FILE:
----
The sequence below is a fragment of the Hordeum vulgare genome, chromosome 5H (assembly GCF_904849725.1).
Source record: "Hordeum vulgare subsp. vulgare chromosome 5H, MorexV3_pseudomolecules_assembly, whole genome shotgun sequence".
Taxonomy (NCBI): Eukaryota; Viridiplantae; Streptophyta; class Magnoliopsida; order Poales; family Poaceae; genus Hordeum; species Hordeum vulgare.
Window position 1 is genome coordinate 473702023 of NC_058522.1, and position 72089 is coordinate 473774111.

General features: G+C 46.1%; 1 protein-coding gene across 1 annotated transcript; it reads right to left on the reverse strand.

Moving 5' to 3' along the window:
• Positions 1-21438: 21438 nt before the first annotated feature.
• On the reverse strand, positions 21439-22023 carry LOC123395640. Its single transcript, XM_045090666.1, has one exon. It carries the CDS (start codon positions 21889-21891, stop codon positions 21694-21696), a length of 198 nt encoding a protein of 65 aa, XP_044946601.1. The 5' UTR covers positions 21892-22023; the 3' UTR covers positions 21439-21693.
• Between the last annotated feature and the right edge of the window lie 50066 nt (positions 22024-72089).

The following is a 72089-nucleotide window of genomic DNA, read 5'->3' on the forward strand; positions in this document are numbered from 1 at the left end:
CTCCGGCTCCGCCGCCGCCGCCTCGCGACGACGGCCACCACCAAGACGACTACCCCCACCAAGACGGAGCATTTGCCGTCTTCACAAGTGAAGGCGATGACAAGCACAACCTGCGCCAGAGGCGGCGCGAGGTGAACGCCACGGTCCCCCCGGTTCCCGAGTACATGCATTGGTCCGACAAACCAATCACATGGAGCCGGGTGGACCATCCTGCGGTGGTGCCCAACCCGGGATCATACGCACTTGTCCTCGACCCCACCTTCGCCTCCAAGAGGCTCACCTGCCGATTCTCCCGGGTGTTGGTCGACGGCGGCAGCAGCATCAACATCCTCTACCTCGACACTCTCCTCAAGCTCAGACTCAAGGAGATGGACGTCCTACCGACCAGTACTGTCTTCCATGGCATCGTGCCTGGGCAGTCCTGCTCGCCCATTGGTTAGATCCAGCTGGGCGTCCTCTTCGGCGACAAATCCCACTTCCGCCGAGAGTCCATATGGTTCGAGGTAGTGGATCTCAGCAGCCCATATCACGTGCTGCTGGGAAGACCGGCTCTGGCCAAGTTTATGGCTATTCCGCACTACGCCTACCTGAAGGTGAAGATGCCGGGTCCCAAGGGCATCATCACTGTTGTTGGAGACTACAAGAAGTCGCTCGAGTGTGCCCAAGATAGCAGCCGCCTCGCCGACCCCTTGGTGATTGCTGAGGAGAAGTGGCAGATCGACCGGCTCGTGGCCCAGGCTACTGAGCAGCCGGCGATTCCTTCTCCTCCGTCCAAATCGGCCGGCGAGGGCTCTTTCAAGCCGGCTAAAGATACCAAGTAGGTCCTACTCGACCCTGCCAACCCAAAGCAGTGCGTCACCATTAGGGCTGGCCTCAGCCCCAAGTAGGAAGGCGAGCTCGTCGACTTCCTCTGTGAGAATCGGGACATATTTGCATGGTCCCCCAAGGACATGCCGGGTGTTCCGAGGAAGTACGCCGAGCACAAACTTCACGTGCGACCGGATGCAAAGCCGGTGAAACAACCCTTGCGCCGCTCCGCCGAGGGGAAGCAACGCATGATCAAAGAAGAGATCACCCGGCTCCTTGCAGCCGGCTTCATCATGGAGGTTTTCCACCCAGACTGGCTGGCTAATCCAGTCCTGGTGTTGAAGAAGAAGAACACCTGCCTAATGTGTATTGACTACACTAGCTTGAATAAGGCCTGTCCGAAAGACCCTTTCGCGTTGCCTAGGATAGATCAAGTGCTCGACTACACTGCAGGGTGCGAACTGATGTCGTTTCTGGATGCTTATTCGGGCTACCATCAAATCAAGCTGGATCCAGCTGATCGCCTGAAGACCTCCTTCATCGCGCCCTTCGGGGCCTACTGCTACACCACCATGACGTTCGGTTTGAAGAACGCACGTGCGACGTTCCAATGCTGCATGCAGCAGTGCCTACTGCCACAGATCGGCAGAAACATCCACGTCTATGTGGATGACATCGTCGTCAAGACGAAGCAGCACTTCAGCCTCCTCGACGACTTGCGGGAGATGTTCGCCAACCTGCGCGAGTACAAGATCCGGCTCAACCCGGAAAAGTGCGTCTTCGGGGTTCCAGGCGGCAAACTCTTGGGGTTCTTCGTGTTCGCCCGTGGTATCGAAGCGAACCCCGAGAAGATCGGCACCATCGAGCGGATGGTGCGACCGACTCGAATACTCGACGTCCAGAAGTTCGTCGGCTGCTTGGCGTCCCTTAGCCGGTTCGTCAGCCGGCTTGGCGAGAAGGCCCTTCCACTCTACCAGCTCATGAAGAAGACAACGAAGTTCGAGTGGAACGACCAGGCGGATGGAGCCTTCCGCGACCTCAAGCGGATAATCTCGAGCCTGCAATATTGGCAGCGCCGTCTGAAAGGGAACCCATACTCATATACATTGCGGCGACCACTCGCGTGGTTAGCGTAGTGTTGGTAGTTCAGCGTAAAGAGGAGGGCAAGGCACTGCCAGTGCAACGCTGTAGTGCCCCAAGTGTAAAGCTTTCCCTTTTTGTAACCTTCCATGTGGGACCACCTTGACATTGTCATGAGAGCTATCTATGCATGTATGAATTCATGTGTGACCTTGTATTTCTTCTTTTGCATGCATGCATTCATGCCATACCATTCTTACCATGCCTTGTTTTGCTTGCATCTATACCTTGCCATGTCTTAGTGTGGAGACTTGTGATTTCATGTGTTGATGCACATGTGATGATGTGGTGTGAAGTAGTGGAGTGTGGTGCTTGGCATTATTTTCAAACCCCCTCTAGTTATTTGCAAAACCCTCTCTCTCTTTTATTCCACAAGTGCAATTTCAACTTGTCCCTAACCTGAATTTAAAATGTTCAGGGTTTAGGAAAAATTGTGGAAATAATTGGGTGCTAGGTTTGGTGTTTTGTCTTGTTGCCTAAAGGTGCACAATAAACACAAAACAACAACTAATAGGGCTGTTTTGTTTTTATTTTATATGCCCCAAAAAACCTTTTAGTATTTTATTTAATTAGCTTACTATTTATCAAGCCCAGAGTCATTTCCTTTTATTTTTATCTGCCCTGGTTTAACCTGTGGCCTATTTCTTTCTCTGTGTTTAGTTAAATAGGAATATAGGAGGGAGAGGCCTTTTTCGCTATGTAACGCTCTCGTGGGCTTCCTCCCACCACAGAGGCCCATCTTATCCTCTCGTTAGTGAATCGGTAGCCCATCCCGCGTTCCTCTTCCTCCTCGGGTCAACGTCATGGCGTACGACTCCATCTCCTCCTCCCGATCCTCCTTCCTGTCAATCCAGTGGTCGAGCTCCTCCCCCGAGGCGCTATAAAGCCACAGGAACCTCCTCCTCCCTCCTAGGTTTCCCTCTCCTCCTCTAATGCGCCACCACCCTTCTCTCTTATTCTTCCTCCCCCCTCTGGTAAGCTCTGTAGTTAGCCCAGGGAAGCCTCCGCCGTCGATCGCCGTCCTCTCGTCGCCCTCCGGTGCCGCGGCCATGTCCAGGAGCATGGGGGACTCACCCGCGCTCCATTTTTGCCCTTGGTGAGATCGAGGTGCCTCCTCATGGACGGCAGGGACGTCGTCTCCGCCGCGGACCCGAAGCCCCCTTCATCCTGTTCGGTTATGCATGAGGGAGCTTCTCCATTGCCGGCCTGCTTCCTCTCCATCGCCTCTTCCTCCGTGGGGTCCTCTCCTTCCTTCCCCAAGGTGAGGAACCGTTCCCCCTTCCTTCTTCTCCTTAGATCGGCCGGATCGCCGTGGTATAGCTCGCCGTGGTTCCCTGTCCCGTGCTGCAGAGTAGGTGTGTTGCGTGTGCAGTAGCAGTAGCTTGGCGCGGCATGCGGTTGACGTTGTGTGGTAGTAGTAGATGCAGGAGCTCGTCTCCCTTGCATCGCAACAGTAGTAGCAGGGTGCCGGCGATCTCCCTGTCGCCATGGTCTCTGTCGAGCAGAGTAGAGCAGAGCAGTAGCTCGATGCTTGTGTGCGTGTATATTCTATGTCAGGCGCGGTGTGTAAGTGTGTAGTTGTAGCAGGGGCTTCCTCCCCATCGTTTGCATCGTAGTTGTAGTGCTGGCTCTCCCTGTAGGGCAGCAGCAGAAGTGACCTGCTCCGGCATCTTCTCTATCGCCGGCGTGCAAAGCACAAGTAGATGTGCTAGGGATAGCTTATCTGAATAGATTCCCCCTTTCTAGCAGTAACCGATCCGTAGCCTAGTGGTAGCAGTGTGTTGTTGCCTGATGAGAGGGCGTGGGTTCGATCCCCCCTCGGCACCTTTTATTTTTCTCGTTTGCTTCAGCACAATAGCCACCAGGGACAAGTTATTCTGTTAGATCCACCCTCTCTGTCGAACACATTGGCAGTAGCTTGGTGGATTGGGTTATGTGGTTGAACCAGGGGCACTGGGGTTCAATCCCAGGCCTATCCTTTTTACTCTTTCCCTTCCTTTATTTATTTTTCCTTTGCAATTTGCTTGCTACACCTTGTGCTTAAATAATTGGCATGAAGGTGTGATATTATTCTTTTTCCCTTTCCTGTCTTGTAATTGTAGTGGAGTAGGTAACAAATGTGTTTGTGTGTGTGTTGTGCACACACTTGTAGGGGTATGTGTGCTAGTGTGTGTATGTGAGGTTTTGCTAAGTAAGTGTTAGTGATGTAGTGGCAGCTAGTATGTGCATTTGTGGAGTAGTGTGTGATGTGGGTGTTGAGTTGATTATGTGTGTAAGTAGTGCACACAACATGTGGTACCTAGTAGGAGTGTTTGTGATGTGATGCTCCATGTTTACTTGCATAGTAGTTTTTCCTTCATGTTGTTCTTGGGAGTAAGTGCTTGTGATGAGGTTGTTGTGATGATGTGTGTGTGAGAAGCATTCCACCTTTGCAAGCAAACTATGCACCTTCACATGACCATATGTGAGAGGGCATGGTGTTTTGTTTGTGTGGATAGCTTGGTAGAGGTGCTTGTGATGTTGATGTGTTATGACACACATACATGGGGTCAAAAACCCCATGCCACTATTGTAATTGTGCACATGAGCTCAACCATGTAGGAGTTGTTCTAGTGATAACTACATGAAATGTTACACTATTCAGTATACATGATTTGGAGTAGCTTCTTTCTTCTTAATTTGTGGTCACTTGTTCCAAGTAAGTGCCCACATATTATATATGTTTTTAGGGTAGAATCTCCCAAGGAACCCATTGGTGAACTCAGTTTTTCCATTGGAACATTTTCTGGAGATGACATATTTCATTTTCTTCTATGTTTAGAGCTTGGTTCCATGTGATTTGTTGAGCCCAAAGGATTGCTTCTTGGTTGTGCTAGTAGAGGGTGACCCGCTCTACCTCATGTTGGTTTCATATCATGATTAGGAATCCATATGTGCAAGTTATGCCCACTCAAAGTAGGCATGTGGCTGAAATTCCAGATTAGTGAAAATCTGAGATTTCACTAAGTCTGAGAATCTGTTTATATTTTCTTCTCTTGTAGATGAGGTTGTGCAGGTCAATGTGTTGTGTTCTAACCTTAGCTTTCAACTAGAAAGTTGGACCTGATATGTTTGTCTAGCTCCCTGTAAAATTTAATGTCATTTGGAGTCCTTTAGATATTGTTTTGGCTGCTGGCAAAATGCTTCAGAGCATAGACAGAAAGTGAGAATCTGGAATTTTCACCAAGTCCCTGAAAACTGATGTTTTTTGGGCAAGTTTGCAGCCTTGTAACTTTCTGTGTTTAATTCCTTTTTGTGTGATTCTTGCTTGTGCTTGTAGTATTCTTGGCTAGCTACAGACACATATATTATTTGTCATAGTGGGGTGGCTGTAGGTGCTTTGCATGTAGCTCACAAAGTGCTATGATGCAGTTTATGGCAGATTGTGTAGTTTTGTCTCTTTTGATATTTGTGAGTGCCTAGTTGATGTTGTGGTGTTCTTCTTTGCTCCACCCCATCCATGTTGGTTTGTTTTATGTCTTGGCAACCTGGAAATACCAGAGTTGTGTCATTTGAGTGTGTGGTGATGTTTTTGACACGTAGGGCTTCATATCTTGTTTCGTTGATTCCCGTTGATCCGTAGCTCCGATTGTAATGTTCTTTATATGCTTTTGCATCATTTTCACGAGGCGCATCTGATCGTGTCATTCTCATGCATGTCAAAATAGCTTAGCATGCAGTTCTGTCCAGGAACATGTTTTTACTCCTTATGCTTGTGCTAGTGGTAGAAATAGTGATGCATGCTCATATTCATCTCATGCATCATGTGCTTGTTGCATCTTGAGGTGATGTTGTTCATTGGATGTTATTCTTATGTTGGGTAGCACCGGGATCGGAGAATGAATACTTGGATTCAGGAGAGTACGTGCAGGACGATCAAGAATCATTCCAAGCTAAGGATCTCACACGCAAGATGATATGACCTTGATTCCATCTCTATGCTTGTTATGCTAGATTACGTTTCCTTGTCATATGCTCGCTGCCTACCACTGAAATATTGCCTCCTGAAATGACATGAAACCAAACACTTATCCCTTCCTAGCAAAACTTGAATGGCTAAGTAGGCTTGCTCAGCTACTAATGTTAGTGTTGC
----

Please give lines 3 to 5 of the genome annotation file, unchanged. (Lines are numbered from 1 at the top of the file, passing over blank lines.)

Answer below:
Taxonomy (NCBI): Eukaryota; Viridiplantae; Streptophyta; class Magnoliopsida; order Poales; family Poaceae; genus Hordeum; species Hordeum vulgare.
Window position 1 is genome coordinate 473702023 of NC_058522.1, and position 72089 is coordinate 473774111.

General features: G+C 46.1%; 1 protein-coding gene across 1 annotated transcript; it reads right to left on the reverse strand.